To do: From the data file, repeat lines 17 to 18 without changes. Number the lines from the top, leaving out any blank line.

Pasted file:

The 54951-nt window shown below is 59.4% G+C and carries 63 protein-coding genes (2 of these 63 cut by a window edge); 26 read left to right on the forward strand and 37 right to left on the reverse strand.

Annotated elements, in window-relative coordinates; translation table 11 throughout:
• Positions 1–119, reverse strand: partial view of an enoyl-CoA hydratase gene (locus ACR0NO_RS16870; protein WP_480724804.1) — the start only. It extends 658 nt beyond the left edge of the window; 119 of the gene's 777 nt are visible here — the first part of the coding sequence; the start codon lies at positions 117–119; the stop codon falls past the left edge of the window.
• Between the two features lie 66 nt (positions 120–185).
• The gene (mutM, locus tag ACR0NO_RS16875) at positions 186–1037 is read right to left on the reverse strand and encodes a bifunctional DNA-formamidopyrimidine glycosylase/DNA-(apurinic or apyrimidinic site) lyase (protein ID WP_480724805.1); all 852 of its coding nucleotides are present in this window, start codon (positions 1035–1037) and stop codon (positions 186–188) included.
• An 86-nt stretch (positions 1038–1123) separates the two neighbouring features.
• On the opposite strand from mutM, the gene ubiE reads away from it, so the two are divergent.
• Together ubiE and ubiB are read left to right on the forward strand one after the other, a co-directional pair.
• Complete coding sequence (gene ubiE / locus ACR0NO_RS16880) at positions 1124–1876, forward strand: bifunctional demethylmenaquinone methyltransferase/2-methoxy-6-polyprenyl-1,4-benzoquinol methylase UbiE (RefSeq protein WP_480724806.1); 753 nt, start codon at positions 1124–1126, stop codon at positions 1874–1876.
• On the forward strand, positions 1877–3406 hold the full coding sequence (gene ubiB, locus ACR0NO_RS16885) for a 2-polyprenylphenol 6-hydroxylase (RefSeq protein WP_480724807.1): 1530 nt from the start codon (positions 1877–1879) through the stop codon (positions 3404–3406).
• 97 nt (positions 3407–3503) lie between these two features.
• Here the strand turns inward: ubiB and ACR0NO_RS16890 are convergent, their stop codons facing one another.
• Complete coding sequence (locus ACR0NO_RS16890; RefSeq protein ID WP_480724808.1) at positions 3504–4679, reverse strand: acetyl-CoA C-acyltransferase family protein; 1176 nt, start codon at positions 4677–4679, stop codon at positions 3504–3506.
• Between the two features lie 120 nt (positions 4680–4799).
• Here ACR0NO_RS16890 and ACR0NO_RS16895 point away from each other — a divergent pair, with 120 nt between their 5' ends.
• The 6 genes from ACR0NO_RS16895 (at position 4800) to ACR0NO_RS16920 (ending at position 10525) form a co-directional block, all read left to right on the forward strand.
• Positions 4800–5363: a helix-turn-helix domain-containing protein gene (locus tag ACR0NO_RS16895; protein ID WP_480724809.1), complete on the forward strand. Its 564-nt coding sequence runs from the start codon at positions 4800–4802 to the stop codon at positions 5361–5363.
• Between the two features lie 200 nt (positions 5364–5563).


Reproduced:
• Positions 4800–5363: a helix-turn-helix domain-containing protein gene (locus tag ACR0NO_RS16895; protein ID WP_480724809.1), complete on the forward strand. Its 564-nt coding sequence runs from the start codon at positions 4800–4802 to the stop codon at positions 5361–5363.
• Between the two features lie 200 nt (positions 5364–5563).